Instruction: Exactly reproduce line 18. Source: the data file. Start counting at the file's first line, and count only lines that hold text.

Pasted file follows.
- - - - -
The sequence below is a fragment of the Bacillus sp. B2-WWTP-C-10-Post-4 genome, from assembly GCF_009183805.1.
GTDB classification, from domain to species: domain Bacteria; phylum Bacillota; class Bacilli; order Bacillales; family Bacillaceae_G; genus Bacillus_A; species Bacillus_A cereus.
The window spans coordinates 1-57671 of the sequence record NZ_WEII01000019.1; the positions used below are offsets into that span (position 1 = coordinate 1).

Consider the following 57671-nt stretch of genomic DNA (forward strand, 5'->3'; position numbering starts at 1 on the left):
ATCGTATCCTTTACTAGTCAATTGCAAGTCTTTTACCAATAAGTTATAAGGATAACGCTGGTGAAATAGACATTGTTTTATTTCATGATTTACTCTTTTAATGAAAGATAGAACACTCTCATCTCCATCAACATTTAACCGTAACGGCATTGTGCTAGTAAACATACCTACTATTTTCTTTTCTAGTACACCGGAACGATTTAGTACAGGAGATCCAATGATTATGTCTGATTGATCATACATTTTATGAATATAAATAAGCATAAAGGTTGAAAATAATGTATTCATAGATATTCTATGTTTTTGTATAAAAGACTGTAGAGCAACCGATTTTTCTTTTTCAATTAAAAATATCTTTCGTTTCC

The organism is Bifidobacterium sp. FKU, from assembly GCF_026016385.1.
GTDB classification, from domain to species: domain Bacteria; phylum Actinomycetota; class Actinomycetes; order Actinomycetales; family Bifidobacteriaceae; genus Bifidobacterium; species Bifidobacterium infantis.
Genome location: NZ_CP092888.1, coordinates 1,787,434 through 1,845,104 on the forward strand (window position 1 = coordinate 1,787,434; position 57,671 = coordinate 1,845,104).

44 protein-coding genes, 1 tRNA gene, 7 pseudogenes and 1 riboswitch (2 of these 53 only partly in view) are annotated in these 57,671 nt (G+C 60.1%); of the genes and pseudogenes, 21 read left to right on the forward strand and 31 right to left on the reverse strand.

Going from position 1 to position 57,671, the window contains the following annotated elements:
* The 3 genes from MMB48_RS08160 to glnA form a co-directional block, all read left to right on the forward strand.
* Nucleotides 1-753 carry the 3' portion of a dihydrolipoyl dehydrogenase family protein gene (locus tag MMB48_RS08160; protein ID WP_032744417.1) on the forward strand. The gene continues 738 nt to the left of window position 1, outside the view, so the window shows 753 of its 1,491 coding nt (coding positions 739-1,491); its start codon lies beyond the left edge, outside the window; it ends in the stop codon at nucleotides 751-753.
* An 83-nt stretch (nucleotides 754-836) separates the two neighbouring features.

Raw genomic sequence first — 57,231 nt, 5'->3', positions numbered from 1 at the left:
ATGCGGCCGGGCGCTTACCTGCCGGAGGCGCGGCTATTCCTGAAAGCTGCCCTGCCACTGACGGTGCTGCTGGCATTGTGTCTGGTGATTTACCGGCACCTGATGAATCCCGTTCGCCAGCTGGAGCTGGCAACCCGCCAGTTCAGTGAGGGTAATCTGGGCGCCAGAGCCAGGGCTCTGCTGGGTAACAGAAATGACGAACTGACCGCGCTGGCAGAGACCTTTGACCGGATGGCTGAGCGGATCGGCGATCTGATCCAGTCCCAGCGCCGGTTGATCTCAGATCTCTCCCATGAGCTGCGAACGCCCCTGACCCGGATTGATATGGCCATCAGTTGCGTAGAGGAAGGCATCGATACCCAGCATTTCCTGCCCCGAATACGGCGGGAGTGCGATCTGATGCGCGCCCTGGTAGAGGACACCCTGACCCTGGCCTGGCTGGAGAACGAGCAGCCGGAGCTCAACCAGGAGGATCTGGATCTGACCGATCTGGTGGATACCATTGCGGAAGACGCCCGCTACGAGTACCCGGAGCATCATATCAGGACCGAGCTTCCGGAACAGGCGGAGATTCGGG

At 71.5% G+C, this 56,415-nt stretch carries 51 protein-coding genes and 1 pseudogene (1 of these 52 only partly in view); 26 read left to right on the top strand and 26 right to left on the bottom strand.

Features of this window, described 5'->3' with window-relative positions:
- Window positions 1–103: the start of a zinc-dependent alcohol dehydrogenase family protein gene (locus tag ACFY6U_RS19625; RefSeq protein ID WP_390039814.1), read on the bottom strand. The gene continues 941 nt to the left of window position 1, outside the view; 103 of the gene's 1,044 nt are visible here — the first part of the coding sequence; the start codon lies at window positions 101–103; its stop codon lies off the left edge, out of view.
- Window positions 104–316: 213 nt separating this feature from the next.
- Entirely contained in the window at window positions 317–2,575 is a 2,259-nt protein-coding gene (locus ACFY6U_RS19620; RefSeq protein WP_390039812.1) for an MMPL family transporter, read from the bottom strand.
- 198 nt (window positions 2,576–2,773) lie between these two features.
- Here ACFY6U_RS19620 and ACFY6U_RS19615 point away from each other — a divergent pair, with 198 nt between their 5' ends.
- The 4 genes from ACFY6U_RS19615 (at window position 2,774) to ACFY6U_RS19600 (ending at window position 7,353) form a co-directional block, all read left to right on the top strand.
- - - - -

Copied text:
- Window positions 1–103: the start of a zinc-dependent alcohol dehydrogenase family protein gene (locus tag ACFY6U_RS19625; RefSeq protein ID WP_390039814.1), read on the bottom strand. The gene continues 941 nt to the left of window position 1, outside the view; 103 of the gene's 1,044 nt are visible here — the first part of the coding sequence; the start codon lies at window positions 101–103; its stop codon lies off the left edge, out of view.